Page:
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fine art


mixed media

Richard Whitten

L'Obscurité, Trompe L'Oeil


Gold leaf, wood and oil on panel

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Richard Whitten (American, b. 1958).

Formerly in the collection of the Triton Art Museum, Santa Clara, California.

Whitten's early work may loosely be termed geometric abstraction, but he is best known for his later representational paintings that combine his interest in architecture, invented machinery and toys. Whitten is also known for his toy-like sculptures. His paintings and drawings are essentially representational but have strong ties to geometric abstraction.

A native of New York City, Richard Whitten first attended the Collegiate School before studying economics at Yale where he received his BA in 1980. He then constructed a personal painting program at Yale where he studied with Gretna Campbell and Samia Halaby. In 1987, he received his Masters in Fine Art from the University of California, Davis where he studied with Wayne Thiebaud, Manuel Neri and Robert Arneson, among others. Whitten began his teaching career at Penn State in 1989 and, in 2006, was appointed professor of Painting at Rhode Island College, a position he continues to hold. From 2016–2018, he also served the college as chair of the art department.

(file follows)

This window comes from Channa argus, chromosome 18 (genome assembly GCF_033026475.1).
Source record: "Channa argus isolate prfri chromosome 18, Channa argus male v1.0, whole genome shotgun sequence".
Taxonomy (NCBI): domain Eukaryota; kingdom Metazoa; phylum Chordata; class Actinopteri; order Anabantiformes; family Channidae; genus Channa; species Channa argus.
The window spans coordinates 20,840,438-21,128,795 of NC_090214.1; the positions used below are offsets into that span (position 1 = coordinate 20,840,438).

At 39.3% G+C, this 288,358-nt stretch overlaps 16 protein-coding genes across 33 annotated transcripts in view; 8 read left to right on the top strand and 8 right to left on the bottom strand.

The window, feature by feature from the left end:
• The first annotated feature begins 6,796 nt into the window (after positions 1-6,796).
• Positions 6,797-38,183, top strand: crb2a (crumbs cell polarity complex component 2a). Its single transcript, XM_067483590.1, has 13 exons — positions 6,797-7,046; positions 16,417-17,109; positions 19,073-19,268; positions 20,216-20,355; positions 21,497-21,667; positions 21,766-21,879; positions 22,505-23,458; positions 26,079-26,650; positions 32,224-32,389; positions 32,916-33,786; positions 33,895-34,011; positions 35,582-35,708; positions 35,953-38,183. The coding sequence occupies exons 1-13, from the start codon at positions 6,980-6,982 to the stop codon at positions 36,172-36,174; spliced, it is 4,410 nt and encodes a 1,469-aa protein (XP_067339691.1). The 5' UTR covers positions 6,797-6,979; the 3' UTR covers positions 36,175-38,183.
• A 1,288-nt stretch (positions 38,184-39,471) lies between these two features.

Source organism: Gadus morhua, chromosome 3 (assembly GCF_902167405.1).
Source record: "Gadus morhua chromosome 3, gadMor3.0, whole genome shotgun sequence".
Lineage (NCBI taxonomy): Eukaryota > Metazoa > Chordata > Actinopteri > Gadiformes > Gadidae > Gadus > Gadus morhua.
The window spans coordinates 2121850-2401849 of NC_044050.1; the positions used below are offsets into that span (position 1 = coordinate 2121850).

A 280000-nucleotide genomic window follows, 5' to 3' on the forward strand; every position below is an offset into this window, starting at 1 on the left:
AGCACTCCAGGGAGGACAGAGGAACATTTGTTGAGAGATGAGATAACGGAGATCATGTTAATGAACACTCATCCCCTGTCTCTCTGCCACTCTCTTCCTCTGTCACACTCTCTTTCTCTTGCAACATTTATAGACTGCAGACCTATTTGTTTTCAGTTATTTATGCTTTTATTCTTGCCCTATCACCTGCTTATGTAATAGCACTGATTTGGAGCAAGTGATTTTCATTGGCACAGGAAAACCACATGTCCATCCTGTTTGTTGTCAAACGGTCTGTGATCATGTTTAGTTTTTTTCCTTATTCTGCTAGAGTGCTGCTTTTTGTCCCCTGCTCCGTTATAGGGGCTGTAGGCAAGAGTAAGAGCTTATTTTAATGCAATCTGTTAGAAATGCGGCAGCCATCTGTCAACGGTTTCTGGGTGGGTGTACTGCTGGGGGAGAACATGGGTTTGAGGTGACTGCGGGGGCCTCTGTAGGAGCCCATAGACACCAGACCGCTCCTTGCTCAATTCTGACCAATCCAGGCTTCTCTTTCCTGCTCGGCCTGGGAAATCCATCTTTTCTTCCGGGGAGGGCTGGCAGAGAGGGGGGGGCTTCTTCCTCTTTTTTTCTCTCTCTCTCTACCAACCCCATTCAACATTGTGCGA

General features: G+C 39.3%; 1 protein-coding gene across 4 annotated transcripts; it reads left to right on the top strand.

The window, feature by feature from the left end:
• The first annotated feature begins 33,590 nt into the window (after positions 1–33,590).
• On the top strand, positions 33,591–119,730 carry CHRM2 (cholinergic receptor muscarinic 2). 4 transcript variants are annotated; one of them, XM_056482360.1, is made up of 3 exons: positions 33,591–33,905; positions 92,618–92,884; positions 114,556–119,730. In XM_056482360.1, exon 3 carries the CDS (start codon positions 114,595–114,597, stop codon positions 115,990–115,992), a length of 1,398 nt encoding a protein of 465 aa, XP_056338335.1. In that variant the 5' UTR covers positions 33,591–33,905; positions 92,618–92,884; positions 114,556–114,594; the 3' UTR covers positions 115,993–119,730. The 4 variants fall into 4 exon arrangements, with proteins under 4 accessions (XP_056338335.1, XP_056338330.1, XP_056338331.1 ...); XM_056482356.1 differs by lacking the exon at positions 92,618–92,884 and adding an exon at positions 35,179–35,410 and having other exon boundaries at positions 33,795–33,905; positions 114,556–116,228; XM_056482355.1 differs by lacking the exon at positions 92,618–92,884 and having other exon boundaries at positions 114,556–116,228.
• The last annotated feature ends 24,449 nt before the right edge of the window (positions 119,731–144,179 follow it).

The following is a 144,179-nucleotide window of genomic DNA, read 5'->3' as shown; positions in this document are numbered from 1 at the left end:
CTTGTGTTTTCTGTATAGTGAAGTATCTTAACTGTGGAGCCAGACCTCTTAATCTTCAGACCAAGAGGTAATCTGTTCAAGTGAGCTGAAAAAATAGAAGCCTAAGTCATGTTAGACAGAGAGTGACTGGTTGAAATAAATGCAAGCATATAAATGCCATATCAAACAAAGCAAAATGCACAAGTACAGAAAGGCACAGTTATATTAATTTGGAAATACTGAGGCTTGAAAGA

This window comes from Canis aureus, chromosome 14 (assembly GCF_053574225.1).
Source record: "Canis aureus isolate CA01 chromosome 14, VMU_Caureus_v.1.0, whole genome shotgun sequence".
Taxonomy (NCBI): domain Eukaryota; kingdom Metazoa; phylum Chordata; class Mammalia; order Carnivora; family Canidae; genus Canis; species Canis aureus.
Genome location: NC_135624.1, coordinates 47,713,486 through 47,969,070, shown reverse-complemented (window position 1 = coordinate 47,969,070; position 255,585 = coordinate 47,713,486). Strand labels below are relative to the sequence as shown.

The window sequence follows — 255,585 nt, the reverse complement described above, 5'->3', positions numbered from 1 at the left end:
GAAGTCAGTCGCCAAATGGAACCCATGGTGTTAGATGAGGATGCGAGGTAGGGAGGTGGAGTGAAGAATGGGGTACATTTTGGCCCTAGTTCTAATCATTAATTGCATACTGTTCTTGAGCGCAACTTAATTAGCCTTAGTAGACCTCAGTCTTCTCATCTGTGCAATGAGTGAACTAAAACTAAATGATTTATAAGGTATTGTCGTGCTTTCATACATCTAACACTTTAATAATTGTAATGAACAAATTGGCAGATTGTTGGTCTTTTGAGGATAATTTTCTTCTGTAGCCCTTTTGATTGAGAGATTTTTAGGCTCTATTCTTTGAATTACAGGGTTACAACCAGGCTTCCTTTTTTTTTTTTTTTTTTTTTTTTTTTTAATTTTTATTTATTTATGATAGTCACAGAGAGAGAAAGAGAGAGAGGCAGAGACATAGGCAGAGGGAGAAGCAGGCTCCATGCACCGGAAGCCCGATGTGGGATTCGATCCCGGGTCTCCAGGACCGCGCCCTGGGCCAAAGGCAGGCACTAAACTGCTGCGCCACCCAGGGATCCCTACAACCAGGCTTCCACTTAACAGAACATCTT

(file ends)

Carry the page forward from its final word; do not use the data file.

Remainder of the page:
The artist's work was discussed in detail in the feature article, "Richard Whitten: Portals to the Unconscious" in the January 2017 issue of The Artist's Magazine and was also included in the PBS video series Networks (2015–2016). His paintings have been featured on the cover of both The Artist Magazine (September, 2017) and American Psychologist Magazine (January, 2016).

Whitten has exhibited widely and with success and has been the subject of solo exhibitions at numerous national museums including the Newport Art Museum, Seattle's Frye Art Museum, Wheaton College in Massachusetts and at the Zillman Art Museum at the University of Maine Museum of Art among others.

Speaking of his work, the artist has said: “My paintings imply the existence of places and objects of desire that, like the garden and flowers in Alice in Wonderland, can be glimpsed but neither reached nor acquired. They are about intellectual play.”


Height: 48 inches / 121.92 cm
Width: 19 inches / 48.26 cm
Depth: 1.25 inches / 3.17 cm


Initialed lower left and dated in Roman numbers lower right

Condition Report

Minor restoration and losses.

Art Period




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